Arthur Eddington (1882–1944): British astrophysicist. He was also a philosopher of science and a popularizer of science. The Eddington limit, the natural limit to the luminosity of stars, or the radiation generated by accretion onto a compact object, is named in his honor.
1.) Kelly Ryan Harriger (2009). God: An Unauthorized Biography. Xulon Press. p. 49. ISBN 9781607916147. "When Einstein's General Theory of Relativity became commonly accepted around 1927 as proof that the Universe had a beginning, the astronomer and astrophysicist Sir Arthur Eddington, an atheist, commented in his book The Nature of the Physical World: "Religion first became possible for a reasonable man of science in the year 1927." In all fairness to Sir Eddington, it should be noted that many of his defenders have complained that this statement has been used out of context because it's not consistent with Eddington's personal atheistic views..."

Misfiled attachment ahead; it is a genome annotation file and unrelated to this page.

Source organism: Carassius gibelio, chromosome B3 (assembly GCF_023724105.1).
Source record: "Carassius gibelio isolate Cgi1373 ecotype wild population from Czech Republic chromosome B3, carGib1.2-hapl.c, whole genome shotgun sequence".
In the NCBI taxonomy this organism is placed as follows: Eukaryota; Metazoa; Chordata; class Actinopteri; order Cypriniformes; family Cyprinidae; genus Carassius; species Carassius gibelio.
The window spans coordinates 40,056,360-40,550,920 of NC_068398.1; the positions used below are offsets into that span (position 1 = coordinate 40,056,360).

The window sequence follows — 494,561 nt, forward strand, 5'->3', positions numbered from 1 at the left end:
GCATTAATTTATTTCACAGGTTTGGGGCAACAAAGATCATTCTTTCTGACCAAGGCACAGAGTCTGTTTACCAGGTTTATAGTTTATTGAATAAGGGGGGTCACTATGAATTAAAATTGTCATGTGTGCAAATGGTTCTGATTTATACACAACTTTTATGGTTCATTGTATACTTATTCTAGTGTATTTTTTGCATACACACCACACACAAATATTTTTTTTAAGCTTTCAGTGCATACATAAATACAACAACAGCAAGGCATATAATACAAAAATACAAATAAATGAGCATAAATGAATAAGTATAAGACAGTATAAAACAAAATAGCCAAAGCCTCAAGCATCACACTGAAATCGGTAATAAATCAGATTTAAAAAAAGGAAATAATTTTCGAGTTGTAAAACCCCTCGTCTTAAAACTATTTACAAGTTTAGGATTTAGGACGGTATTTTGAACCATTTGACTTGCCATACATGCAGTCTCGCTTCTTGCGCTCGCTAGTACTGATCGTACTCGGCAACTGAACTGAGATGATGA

2.) "Arthur Eddington". Quotable Atheist: Ammunition for Nonbelievers, Political Junkies, Gadflies, and Those Generally Hell-Bound. Nation Books. 2008. ISBN 9781568584195.
3.) Marcia Bartusiak. "Einstein and Beyond". National Geographic Society. p. 3. Retrieved 21 August 2012. "With or without that extra ingredient, the basic recipe for the expanding universe was Einstein's. But it was left to others to identify one revolutionary implication: a moment of cosmic creation. In 1931 the Belgian priest and astrophysicist Georges Lemaître put the fleeing galaxies into reverse and imagined them eons ago merged in a fireball of dazzling brilliance—a "primeval atom," as he put it. "The evolution of the world can be compared to a display of fireworks that has just ended: some few red wisps, ashes and smoke," wrote Lemaître. From this poetic scenario arose today's big bang. Many were appalled by this concept. "The notion of a beginning… is repugnant to me," said British astrophysicist Arthur Eddington in 1931."